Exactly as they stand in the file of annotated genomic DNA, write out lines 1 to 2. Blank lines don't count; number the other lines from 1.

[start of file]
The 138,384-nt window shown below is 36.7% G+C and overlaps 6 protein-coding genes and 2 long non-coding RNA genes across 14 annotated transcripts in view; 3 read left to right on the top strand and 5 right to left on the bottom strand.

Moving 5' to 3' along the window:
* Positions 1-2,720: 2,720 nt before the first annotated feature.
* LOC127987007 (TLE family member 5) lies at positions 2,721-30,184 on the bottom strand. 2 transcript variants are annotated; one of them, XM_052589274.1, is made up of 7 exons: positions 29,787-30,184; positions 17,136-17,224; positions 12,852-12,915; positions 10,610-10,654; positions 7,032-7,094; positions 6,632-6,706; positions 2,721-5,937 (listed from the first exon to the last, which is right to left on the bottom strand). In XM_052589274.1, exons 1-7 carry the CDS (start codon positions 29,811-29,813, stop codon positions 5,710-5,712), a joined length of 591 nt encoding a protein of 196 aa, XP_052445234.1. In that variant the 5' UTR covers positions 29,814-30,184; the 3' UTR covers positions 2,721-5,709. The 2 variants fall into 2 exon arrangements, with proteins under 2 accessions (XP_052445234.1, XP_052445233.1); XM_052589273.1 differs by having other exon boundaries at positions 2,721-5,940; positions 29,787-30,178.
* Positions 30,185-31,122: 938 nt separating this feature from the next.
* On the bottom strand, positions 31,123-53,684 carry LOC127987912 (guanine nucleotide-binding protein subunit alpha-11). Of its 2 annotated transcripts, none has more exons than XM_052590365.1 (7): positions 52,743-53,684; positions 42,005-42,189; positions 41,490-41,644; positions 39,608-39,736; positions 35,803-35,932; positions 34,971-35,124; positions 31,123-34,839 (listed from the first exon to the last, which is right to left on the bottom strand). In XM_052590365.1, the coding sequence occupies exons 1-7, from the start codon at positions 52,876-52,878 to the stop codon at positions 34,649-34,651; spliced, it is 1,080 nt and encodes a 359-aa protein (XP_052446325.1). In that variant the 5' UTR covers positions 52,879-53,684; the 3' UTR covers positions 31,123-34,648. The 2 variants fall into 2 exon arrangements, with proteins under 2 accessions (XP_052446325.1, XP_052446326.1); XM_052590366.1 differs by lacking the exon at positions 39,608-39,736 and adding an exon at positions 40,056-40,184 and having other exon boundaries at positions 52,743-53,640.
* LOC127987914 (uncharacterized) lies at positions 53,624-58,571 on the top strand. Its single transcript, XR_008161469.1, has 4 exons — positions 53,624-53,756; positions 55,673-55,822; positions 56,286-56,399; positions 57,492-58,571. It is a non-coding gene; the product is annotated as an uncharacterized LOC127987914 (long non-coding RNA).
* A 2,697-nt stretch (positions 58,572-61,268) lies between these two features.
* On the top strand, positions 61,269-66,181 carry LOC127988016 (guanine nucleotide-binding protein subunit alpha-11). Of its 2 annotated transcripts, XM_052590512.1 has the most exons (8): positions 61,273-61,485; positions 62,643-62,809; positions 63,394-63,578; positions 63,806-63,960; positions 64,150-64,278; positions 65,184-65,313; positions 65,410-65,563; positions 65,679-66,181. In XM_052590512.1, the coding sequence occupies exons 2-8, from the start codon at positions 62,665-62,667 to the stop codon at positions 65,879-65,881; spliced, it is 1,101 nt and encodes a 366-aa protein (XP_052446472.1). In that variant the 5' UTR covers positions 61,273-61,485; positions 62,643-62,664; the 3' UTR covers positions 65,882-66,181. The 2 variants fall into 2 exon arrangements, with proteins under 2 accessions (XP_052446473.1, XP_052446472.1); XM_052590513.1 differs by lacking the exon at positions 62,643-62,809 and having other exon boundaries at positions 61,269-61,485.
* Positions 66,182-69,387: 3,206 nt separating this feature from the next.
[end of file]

The 138,384-nt window shown below is 36.7% G+C and overlaps 6 protein-coding genes and 2 long non-coding RNA genes across 14 annotated transcripts in view; 3 read left to right on the top strand and 5 right to left on the bottom strand.

Moving 5' to 3' along the window: